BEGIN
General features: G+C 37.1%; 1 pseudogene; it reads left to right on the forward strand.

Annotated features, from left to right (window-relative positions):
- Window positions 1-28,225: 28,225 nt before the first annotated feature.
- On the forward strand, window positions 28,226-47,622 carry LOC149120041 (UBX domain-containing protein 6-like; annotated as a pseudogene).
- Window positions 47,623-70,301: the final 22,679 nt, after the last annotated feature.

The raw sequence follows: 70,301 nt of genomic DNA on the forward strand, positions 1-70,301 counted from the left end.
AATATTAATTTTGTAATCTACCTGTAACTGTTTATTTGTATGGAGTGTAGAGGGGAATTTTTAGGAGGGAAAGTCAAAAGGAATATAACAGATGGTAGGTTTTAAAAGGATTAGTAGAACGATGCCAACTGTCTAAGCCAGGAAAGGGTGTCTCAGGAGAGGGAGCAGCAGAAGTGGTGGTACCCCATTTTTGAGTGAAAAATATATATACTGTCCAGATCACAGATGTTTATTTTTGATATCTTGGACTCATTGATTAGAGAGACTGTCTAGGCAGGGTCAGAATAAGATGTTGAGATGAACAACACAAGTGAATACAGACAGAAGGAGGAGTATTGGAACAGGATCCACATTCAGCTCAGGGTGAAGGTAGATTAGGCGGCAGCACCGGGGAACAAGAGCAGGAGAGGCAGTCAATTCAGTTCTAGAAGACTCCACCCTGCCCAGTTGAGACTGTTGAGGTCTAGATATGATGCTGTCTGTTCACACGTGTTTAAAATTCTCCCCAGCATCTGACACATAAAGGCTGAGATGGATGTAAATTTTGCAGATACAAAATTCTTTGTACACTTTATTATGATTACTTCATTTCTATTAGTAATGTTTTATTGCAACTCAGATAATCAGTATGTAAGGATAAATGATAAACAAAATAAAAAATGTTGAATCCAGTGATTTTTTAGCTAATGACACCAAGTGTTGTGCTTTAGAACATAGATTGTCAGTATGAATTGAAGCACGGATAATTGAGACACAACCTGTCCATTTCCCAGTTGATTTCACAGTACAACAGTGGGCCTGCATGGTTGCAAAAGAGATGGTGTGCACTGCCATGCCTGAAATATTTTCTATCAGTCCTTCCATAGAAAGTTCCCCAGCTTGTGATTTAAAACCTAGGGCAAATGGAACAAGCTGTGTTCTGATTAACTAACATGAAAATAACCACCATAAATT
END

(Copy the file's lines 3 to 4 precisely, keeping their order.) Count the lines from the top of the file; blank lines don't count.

- Window positions 1-28,225: 28,225 nt before the first annotated feature.
- On the forward strand, window positions 28,226-47,622 carry LOC149120041 (UBX domain-containing protein 6-like; annotated as a pseudogene).